Still, the pay is not bad, so you could consider being a funeral director if you like to handle people and work in a religious place.
Qualification Required To Become A Funeral Director
Funeral directors must have a mortuary science associate’s degree at the very least.
Preparing bodies for burial, counseling family, loved ones, funeral administration, legislation & regulations pertaining to death and funeral ceremonies are all areas of study.
For one to three years, students work under the direct supervision of a professional funeral director.
After finishing their studies, funeral directors must get a state license to work professionally.
According to Indeed, public speaking abilities are crucial in this industry, and they aid in developing interpersonal skills, which are vital in this field.
Soft skills are essential because you work with the relatives of a deceased person, which means you need to use more sympathy.
Funeral Director Training Programs
There are no official training programs for the profession, but you need to have an apprenticeship before working as a funeral director.
The ABFSE requires you to undergo an apprenticeship that might take one to three years after completing your academic study in mortuary science.
You may be able to finish the apprenticeship before, during, or after your formal schooling, depending on your timetable and the state regulations where you reside.
You can only execute responsibilities as an apprentice in a mortuary under the direct supervision of an experienced mortician.
So this will give you the practical experience you’ll need to land a career as a funeral director.
To finish it off, funeral directors are those who handle everything about a funeral and try to do it in the way that the loved ones of the deceased want, which requires a lot of soft skills to talk to them and handle everything because they have just lost a loved one and they are extremely sensitive.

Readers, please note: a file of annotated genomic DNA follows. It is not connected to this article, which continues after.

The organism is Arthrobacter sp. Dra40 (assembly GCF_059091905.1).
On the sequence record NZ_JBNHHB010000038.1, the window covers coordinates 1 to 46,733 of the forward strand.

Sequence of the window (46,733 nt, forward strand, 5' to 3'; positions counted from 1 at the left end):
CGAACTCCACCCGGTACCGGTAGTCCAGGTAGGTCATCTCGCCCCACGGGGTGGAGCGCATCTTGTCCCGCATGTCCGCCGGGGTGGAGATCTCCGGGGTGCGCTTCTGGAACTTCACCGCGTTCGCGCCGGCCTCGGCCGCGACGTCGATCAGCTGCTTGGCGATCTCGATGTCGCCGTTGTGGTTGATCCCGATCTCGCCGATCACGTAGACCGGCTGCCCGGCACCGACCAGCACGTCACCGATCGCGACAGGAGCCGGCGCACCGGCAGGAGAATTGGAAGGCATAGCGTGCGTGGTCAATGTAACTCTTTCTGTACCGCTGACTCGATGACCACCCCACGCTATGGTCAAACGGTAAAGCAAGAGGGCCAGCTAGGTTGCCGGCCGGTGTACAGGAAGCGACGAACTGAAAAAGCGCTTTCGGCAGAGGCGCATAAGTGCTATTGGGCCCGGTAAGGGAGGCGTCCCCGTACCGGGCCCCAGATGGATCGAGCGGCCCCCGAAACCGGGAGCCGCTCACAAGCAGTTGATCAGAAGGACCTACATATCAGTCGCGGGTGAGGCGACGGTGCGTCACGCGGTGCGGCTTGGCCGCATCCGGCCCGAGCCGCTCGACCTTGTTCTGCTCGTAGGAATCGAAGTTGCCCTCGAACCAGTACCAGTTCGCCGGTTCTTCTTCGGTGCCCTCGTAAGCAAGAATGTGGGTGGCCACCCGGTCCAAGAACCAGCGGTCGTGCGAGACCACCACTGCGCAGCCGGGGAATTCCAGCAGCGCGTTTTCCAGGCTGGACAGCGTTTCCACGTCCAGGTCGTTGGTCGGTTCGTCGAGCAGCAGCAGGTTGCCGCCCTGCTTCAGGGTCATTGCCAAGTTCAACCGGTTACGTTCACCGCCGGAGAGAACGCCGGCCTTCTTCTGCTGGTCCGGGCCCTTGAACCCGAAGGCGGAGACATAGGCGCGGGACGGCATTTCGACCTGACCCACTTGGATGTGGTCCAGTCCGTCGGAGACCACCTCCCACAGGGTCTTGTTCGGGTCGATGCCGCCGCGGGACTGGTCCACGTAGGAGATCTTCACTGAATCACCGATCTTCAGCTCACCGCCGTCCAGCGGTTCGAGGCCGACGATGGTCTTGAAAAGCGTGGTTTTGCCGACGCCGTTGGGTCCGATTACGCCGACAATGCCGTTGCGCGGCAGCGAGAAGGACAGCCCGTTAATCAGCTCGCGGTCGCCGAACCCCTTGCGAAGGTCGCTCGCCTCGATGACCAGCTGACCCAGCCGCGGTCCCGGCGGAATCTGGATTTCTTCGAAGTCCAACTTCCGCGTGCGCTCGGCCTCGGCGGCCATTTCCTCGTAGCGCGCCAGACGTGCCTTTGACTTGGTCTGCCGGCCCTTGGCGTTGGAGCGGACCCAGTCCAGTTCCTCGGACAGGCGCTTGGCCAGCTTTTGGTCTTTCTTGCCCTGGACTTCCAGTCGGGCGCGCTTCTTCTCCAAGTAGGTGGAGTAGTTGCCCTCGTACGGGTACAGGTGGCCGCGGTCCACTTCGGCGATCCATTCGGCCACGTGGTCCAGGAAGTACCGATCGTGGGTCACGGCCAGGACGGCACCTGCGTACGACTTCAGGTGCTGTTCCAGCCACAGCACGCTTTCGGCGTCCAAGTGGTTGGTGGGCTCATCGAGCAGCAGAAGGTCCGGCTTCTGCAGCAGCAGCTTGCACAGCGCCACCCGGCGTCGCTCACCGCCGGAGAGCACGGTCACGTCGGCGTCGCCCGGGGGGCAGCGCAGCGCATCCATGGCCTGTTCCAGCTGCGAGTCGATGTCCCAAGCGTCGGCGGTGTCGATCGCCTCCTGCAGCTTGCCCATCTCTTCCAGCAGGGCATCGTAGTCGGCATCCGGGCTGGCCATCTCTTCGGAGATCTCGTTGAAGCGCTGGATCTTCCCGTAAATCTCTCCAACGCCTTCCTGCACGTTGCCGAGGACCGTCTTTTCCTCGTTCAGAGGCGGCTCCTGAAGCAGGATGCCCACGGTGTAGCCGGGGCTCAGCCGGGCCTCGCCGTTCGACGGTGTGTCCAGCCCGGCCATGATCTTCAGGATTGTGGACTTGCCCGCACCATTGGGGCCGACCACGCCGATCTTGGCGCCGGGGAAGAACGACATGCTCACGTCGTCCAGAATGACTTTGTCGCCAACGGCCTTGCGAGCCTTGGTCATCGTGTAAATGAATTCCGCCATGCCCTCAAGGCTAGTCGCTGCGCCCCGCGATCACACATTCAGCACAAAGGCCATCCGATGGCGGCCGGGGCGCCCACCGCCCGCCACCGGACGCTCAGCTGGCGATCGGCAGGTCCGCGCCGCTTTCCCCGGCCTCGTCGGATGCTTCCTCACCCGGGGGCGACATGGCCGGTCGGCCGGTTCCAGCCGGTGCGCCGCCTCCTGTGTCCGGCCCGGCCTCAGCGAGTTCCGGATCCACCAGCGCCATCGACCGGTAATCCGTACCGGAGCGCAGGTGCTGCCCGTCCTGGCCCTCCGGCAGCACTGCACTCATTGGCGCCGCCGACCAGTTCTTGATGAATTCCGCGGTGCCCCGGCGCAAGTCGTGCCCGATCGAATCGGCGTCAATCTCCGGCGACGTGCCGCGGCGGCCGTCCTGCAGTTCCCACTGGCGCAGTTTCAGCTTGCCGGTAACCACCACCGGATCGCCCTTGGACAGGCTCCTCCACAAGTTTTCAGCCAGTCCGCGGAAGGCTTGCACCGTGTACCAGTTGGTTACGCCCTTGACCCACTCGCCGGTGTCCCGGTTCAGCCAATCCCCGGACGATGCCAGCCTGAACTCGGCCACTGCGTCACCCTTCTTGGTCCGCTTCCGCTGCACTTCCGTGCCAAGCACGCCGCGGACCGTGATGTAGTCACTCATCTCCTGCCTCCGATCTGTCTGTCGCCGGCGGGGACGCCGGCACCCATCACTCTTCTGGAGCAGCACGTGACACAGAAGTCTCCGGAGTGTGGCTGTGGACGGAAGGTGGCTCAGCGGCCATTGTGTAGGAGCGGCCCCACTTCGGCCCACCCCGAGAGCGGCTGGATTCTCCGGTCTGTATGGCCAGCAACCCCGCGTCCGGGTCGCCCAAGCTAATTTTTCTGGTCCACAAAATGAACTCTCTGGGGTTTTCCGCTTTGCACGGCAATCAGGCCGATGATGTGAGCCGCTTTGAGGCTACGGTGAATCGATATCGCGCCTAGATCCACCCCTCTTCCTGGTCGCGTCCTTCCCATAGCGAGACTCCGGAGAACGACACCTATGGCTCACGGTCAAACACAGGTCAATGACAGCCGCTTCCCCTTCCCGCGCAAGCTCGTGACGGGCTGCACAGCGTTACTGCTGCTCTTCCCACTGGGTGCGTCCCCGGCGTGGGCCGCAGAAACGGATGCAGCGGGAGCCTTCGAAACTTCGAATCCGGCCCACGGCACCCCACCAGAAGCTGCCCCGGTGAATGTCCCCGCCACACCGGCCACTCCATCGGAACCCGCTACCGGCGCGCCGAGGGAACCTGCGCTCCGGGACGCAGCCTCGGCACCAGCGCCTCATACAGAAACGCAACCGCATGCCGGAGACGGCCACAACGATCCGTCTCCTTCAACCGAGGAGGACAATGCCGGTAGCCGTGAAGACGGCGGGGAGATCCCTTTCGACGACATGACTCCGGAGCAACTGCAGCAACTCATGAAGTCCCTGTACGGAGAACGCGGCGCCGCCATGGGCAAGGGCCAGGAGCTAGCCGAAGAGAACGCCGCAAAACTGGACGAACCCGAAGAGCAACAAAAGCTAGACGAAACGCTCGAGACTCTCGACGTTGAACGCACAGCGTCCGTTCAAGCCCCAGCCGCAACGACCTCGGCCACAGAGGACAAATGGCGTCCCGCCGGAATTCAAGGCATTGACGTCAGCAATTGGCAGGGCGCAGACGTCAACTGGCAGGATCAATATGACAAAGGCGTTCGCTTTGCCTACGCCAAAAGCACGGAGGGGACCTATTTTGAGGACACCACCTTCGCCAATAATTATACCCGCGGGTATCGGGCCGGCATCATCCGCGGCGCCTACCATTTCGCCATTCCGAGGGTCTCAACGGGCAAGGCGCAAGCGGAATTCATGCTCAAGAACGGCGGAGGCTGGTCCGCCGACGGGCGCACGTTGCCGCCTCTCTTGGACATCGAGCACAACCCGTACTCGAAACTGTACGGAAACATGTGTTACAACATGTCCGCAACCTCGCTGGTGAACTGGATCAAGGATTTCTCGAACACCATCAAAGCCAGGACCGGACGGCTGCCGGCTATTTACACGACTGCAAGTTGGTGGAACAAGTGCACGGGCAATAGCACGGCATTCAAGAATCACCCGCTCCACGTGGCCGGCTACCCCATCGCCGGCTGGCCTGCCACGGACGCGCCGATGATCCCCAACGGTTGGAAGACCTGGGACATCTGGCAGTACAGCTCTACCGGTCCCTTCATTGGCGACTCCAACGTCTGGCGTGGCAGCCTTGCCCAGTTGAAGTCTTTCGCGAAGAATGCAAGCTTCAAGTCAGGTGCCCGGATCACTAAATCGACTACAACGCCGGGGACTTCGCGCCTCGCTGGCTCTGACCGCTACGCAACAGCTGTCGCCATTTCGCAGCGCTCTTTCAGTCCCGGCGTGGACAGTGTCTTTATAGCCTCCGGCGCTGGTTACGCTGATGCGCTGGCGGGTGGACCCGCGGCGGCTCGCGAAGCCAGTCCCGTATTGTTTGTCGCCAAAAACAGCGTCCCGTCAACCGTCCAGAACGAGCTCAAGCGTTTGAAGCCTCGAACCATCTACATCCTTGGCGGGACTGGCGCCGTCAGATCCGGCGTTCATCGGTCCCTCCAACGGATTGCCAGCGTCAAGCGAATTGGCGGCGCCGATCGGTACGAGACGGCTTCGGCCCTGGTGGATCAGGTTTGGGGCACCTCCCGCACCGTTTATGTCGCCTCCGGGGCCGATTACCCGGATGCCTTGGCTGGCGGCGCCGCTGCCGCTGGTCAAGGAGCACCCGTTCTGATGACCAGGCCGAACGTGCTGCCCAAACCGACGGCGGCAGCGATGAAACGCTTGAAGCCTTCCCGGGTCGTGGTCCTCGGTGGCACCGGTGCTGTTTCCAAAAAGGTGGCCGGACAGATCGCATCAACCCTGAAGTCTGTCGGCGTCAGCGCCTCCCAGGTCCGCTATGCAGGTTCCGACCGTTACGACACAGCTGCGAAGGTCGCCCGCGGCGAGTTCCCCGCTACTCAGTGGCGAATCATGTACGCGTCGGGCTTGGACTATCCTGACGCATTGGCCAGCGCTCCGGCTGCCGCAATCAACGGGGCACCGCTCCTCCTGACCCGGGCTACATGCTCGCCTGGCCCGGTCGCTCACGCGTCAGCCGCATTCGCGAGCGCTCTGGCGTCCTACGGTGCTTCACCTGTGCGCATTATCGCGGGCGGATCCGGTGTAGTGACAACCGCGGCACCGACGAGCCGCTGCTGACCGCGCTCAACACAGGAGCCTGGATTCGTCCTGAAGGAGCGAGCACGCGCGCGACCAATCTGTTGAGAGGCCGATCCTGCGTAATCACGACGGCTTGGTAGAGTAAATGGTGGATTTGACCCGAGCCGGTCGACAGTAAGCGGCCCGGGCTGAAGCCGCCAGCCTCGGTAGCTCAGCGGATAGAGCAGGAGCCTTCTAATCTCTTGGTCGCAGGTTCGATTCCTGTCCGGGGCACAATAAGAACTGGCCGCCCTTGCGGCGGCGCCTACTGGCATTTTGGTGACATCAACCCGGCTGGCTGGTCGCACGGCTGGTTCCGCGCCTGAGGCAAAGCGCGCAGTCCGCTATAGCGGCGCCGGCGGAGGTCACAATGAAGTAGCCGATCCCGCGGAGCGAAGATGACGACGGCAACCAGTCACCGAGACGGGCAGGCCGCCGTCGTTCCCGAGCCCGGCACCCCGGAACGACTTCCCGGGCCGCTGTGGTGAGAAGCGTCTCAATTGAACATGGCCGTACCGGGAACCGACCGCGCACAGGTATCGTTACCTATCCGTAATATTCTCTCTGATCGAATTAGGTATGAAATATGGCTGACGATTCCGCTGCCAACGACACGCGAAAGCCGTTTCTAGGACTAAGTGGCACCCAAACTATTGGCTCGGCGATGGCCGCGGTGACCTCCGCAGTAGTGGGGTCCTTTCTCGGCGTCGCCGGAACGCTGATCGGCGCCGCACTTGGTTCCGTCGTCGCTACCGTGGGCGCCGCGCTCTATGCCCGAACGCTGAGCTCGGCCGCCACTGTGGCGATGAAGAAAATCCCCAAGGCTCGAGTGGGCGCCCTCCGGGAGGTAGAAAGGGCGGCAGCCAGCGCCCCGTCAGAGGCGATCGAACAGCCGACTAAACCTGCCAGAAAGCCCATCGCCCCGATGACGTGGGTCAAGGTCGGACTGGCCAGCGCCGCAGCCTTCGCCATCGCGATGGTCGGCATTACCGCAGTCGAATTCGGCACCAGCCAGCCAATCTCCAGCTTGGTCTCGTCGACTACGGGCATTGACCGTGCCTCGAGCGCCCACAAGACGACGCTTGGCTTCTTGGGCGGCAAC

You need to get a certificate to be a funeral director and study for it for a while, but the pay is good in the majority of the parts of the country and could get you a good life.
How much do funeral directors make in a rural area?
In rural areas, there are not many people who want to work as a funeral director, so the chances of getting something more than the average are high.
How much do funeral directors make when they are doing their apprenticeship?
So this totally depends on where you are doing the apprenticeship. Some places do not pay anything, and some places pay the absolute minimum.
How much do funeral directors make after years of experience?
Once you are a seasoned funeral director, you could get a glimpse of the top % 10’s salary.
Shefali Jain is a Content Writer & Editor at USWorkforce.org
After completing her graduation in hospitality, Shefali decided to follow her passion and started writing. Shefali has been writing for two years now and contributes to our website as a skilled editor and content writer with strong research skills. Writing product and service reviews, biographies, and book reviews are some of her key areas, among many others in which she specializes. In her time at the organization, she has written and edited content on a range of topics, including employment law, human resources, and business management.